As fuel prices drop in the United States and temperatures keep going up, many Americans are hopping into their cars and pulling out their maps, smartphones, tablets, or GPS devices to get on the road. Where should they travel? Elizabeth Little, author of the newly released Trip of the Tongue, has some suggestions. Over the course of two years, she traveled thousands of miles in an old Subaru, chronicling her encounters with Navajo, Crow, Puyallup, Quileute, Makah, French, Louisiana Creole, Gullah, Basque, Norwegian, Haitian Creole, and Spanish people. In this interview, she discusses her book and offers tips for other would-be language road-trippers.
NK: What drew you to feature the Basque-speaking communities in Nevada and Idaho?
EL: Basque is one of those languages that every budding polyglot comes up against early in their studies. It's a language isolate, which means that it's not related to any other known language, and so it seems very mysterious and exotic and well nigh impossible -- all things that appealed greatly to a teenager with more books than sense.
When I discovered that mysterious and exotic language in Nevada of all places -- and in a town where I could play two-dollar blackjack -- well, I couldn't resist digging a little deeper.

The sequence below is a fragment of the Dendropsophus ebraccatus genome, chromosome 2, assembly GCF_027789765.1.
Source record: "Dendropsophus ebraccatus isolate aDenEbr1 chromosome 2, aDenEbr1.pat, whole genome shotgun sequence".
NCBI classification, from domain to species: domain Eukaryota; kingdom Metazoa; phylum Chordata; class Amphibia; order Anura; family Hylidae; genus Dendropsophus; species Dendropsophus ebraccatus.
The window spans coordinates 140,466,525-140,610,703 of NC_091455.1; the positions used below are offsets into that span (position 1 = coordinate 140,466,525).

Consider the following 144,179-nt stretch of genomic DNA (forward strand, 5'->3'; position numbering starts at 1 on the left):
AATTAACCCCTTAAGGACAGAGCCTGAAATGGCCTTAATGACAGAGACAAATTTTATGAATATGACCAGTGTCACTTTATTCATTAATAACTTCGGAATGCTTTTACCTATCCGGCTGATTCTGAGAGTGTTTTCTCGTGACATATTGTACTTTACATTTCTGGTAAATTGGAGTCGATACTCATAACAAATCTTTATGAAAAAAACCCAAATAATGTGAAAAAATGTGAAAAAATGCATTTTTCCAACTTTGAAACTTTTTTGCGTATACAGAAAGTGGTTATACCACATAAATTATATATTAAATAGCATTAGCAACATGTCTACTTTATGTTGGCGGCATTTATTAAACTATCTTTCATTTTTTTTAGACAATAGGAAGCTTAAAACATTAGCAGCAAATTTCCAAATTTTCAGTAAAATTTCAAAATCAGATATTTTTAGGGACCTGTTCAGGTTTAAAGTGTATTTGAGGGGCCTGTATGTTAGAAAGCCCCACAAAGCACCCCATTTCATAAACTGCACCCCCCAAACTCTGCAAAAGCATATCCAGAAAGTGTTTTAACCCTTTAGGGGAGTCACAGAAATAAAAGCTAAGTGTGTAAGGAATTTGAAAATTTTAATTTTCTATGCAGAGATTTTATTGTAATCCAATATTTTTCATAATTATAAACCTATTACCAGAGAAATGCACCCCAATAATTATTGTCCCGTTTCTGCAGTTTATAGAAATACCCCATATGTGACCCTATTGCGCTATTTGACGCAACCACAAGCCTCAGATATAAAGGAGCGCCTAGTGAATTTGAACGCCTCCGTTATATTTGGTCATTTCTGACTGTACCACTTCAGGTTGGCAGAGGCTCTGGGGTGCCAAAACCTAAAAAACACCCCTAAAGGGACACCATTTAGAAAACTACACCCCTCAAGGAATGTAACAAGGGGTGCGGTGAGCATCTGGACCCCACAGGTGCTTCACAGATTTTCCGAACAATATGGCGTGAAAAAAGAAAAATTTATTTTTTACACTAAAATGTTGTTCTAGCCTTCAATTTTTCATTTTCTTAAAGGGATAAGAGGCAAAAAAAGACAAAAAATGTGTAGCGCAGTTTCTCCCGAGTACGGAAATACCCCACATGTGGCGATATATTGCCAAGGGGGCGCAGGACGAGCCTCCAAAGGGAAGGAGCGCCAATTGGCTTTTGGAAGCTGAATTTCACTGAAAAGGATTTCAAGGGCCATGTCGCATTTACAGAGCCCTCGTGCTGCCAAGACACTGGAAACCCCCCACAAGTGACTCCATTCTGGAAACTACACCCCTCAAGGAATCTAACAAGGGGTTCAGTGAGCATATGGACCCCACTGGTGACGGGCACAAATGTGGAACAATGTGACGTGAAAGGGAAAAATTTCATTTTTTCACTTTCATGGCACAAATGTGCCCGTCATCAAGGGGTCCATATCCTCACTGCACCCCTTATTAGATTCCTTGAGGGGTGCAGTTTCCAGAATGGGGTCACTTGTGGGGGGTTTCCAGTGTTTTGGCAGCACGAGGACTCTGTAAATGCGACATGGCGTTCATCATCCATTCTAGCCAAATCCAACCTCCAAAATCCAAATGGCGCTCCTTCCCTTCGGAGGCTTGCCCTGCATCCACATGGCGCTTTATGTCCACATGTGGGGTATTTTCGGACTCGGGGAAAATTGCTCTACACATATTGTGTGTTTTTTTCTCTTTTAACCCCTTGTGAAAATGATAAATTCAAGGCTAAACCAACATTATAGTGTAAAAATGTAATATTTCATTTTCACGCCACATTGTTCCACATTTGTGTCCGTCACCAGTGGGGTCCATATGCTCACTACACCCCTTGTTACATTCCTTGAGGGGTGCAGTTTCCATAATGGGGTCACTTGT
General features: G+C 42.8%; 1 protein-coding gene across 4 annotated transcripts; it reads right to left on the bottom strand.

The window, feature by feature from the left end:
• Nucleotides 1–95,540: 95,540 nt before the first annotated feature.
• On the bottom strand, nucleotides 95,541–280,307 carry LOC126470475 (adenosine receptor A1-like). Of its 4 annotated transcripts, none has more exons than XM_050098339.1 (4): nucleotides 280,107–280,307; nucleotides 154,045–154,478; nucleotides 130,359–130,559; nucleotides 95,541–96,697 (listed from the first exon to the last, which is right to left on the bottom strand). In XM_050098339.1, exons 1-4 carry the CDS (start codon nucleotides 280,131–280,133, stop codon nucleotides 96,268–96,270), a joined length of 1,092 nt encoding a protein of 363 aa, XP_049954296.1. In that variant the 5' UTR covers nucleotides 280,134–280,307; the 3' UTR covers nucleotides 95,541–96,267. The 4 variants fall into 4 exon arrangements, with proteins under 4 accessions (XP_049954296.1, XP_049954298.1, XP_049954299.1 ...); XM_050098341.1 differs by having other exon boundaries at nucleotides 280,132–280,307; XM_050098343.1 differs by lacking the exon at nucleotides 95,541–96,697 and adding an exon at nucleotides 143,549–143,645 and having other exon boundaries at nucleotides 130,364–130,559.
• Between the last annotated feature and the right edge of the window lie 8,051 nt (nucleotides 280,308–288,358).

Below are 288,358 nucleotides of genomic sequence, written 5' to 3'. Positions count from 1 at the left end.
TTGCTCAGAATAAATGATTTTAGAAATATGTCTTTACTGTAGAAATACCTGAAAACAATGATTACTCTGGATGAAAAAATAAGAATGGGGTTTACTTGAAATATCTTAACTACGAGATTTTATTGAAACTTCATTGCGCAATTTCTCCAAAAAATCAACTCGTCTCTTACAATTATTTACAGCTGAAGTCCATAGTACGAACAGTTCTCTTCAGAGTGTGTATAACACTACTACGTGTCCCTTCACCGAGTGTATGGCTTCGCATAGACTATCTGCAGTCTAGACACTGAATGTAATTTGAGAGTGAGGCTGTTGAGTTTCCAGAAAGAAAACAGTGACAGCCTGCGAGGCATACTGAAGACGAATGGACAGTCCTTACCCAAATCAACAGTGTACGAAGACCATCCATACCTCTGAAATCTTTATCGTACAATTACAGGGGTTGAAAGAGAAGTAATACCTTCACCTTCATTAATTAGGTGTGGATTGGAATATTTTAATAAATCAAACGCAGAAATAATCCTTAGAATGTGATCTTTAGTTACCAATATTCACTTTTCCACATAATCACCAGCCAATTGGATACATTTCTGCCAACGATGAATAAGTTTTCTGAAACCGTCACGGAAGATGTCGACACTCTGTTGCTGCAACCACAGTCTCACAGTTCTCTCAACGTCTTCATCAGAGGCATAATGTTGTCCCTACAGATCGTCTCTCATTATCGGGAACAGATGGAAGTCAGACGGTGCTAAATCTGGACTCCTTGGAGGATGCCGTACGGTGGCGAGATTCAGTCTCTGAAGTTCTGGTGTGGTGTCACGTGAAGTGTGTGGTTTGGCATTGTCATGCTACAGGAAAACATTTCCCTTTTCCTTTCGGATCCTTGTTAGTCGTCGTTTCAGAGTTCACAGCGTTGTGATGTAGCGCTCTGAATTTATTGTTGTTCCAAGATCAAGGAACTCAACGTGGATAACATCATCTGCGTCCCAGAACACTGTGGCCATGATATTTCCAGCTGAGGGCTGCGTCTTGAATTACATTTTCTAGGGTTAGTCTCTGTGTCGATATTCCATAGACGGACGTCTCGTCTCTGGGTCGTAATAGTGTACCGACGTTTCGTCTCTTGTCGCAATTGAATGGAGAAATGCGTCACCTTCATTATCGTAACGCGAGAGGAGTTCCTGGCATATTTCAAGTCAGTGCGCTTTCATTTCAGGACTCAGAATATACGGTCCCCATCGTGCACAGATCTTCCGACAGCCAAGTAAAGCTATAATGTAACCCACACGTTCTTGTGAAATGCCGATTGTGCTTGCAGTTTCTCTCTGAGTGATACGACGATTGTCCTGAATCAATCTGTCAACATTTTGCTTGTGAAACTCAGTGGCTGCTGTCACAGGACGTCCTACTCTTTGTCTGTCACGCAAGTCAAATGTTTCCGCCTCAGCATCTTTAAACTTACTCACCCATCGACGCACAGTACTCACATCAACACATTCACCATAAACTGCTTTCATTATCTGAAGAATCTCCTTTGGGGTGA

The wonderful thing about language in the United States is that if there's a language that interests you, then chances are very good that there's also part of the country -- maybe not even that far away -- where you can have the opportunity to learn about the language, its history, and its people.
NK: You also chose to write about Spanish in New Mexico. Why did you decide to write about such a language that so many people are already familiar with?
EL: While it's true that one of my goals in writing this book was to introduce readers to the surprising diversity of language communities in the United States, my primary intention was to explore the forces that affect language loss or language preservation.
It was natural, then, that I would turn my attention to Spanish, which has such a large population of speakers and is so widely regarded as a potential threat to the primacy of English. I was eager to engage with that latter perception in particular, because even though Spanish is very much the bogeyman of various English Only/First groups, I was peripherally aware of the fact Spanish-speaking immigrant communities were in fact learning English as fast as -- if not faster than -- other language communities throughout American history. I thought it was important to examine the truth and fiction of the assumptions -- both public and personal -- that are made about the role the Spanish language will play in the future of the United States.
NK: In South Carolina, you explored Gullah, a language most Americans might have never heard of, but unknowingly have a connection with through the story of Br'er Rabbit, Porgy and Bess, and the song "Michael Row the Boat Ashore." What else do you wish more people knew about Gullah?